4

I wonder how is the dark spot as shown below is possible on violins. Is it due to cracking and re-varnishing or due to intentional antiquing? Would this impact the violin acoustically?

enter image description here

enter image description here

enter image description here

3
  • 5
    They look like dings, indentations from the wood having met hard objects. Source: Zero violin experience, but I've lived around old wood furniture. Commented Nov 8, 2022 at 18:20
  • 2
    I wondered how a violin could get dinged like that? But then I thought hitting the scroll on a music stand probably isn't uncommon for a student instrument. Commented Nov 8, 2022 at 20:17
  • 3
    By the way that is a superb photo. Commented Nov 8, 2022 at 20:36

3 Answers 3

5

Would this impact the violin acoustically?

The scroll (where the discoloration occurs) has no impact on the violin's acoustics.

1
  • Agree. There would be an audible effect, if the woods structure was severely damaged or rotten, like 30 % of all fibres, e.g. from fungi. No indication for any of that on the photos.
    – MS-SPO
    Commented Nov 10, 2022 at 9:45
5

If this were any wooden object, I would say it's just the finish worn off and the dark spots are pits below the surface that general wear and tear can't rub on to wear away. But that's a lot or rubbing on the surface of a violin scroll, which seems a little odd. It would help to see another image of the whole instrument, including the back, to see the rest of the finish. That might help show if it were refinished and perhaps intentionally antiqued.

2
  • Just added a photo for respectively back and front. Generally for the back there is very few such dent, but the front has more dents. Could this be acoustically problematic?
    – Aqqqq
    Commented Nov 10, 2022 at 7:47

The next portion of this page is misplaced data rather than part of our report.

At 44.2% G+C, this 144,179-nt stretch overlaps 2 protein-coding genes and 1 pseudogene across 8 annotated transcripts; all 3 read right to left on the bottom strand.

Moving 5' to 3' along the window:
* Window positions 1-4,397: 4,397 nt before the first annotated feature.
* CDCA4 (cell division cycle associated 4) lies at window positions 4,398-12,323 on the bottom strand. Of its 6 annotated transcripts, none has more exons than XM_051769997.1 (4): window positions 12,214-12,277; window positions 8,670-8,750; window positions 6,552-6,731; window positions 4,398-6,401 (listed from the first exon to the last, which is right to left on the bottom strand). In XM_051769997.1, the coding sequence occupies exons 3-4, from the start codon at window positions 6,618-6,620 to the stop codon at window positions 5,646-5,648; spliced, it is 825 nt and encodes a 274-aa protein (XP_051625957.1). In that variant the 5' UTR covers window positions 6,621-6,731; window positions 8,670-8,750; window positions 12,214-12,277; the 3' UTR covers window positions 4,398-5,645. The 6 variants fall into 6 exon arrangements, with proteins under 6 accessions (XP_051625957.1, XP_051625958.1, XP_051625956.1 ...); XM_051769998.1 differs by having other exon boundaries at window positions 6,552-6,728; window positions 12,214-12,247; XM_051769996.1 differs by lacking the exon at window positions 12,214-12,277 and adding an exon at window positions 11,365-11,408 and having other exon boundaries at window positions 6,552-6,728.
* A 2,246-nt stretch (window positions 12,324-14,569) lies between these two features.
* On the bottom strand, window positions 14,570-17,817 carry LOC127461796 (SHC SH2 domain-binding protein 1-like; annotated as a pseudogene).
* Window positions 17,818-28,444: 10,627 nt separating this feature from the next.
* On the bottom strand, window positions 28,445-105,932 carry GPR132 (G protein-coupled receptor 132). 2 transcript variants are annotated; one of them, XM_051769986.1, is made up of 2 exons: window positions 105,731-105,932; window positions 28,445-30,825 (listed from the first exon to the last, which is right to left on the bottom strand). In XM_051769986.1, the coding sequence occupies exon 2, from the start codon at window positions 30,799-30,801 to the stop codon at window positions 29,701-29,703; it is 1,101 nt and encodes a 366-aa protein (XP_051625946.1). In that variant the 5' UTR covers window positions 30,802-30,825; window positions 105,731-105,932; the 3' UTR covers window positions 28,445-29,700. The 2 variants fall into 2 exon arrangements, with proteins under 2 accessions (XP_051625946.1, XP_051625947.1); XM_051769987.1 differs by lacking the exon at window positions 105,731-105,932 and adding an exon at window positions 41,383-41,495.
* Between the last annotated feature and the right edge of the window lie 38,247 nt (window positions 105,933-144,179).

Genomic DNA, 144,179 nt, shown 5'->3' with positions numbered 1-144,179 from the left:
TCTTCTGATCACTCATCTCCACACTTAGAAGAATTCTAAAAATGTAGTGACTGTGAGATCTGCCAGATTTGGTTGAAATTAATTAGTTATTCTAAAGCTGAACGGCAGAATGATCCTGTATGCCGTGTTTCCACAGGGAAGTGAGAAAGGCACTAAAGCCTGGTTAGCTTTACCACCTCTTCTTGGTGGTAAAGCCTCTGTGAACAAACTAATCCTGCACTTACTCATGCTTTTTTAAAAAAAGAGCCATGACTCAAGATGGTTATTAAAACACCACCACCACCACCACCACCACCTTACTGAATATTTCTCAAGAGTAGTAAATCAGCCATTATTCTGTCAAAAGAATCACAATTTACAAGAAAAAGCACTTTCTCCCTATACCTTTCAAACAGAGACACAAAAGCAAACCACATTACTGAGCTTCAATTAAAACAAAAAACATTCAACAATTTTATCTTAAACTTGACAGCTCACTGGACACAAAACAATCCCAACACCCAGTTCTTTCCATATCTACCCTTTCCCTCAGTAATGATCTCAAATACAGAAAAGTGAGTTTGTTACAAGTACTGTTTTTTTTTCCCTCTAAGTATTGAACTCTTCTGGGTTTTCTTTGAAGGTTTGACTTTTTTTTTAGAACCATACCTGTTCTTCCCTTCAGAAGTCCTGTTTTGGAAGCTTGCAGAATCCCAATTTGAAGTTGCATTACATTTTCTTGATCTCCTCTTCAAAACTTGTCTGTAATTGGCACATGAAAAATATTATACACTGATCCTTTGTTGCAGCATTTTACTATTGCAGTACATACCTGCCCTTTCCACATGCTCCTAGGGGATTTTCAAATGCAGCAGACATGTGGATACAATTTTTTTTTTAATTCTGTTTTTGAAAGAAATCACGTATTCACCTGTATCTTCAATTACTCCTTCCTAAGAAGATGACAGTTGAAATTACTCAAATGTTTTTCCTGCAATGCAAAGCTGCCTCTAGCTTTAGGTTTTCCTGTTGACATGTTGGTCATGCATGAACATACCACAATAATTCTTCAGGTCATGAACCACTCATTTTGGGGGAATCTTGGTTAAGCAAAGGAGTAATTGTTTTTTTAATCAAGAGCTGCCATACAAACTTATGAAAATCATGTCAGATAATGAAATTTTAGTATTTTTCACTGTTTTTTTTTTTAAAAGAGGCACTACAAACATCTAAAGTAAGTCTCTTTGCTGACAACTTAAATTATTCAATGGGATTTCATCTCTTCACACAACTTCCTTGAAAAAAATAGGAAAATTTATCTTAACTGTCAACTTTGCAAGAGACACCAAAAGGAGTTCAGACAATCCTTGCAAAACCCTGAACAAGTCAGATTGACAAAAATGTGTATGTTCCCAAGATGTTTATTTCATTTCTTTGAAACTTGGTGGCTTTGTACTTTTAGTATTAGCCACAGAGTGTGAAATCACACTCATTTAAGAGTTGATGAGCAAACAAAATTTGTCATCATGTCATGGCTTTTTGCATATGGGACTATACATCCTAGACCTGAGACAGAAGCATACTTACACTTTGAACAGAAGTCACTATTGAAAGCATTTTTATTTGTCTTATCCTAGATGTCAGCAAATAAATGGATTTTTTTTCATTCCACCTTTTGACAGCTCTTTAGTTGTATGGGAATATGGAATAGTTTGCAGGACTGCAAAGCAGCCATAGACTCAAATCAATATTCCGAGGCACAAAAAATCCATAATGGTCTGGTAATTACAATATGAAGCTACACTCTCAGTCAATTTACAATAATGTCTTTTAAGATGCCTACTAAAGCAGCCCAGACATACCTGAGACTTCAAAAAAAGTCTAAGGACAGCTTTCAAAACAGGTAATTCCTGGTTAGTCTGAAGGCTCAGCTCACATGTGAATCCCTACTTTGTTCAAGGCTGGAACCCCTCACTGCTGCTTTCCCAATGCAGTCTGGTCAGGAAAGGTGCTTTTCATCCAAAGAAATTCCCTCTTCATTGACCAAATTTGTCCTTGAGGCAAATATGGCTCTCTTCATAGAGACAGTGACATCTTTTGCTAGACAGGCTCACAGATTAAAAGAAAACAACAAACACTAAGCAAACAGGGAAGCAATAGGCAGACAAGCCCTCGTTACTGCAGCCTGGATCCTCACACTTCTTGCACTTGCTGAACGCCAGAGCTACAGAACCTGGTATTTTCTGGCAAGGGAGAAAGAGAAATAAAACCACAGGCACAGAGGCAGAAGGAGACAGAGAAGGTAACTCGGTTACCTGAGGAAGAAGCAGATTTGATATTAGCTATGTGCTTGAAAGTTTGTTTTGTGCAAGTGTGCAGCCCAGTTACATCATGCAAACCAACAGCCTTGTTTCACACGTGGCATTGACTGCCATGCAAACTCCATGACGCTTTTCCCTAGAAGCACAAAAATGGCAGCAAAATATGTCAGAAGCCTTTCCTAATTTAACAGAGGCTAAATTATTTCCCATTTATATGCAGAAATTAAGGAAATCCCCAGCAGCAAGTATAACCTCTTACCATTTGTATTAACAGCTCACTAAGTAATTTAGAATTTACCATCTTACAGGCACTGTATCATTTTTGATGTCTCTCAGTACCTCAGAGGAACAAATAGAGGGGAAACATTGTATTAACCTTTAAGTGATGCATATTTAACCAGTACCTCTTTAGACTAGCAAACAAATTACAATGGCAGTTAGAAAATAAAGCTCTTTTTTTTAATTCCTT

• 1
    Doubtful it would effect acoustics. But keep things in perspective: if the violin has been abused in this way, it is not likely a valuable and acoustically superb instrument. People tend to take care of high quality instruments. In other words, it isn't likely it hard great acoustics to damage in the first place. Commented Nov 10, 2022 at 18:43
3
  1. These kind of pits are sometimes done with intentional antiquing. I own a comparatively cheap modern instrument that for whatever reason was finished in a way as to give it a faux "old" appearance (not well enough to be a convincing counterfeit, but "in the spirit of" instruments that had seen more wear). I presume the approach is to create minute dents or depressions, apply a dark varnish, and then wipe it off, leaving the surrounding area lighter.

  2. This is one of several questions you've posted asking whether minute details of aesthetic appearance influence tone. Please understand, the things that determine tone most are:

    • the proportions of the instrument (how high is the top from the base? where does it "bulge", where is it narrower? what are the overall cubic inches inside, and how are they arranged),
    • The wood selected (what species? How did the tree grow; how dense is it? How was it aged?),
    • And, to a much lesser extent than the other two, what type of varnish was applied.

Compared to these considerations, any difference in tone that could be caused by any kind of wear is so small as to be difficult to measure. It's like asking whether the color of a bicycle affects its speed. Two different violins will sound vastly different from each other, and the difference has nothing to do with any patterning or spots.

However, cracks are another matter. A violin could withstand any number of tiny, superficial dents like those pictured here with no effect, but a crack that goes completely through the wood can change the behavior and tone of an instrument forever even if repaired.

Your Answer

By clicking “Post Your Answer”, you agree to our terms of service and acknowledge you have read our privacy policy.

Not the answer you're looking for? Browse other questions tagged or ask your own question.